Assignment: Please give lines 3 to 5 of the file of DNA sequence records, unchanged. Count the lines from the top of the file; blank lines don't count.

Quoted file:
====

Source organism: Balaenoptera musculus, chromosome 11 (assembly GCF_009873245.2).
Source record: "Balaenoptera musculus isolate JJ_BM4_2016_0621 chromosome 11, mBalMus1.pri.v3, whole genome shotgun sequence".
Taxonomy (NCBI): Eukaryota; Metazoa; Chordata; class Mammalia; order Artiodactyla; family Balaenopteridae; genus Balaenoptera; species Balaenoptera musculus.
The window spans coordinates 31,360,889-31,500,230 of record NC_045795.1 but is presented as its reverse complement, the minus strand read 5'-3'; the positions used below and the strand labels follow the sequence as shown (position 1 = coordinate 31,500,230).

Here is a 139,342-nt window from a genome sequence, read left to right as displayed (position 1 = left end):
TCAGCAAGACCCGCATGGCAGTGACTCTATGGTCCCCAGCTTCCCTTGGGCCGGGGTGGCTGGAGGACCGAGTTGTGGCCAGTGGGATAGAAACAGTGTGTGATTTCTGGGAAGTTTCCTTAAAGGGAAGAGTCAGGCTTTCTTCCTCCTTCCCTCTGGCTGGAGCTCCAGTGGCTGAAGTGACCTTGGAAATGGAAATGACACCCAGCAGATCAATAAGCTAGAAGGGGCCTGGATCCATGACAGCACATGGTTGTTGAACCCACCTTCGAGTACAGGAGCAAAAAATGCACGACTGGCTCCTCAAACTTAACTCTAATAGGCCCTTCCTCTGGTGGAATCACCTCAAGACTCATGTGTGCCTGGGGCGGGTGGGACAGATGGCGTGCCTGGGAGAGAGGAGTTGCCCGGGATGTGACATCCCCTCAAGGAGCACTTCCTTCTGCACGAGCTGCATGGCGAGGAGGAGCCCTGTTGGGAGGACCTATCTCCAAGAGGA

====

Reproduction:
Taxonomy (NCBI): Eukaryota; Metazoa; Chordata; class Mammalia; order Artiodactyla; family Balaenopteridae; genus Balaenoptera; species Balaenoptera musculus.
The window spans coordinates 31,360,889-31,500,230 of record NC_045795.1 but is presented as its reverse complement, the minus strand read 5'-3'; the positions used below and the strand labels follow the sequence as shown (position 1 = coordinate 31,500,230).

Here is a 139,342-nt window from a genome sequence, read left to right as displayed (position 1 = left end):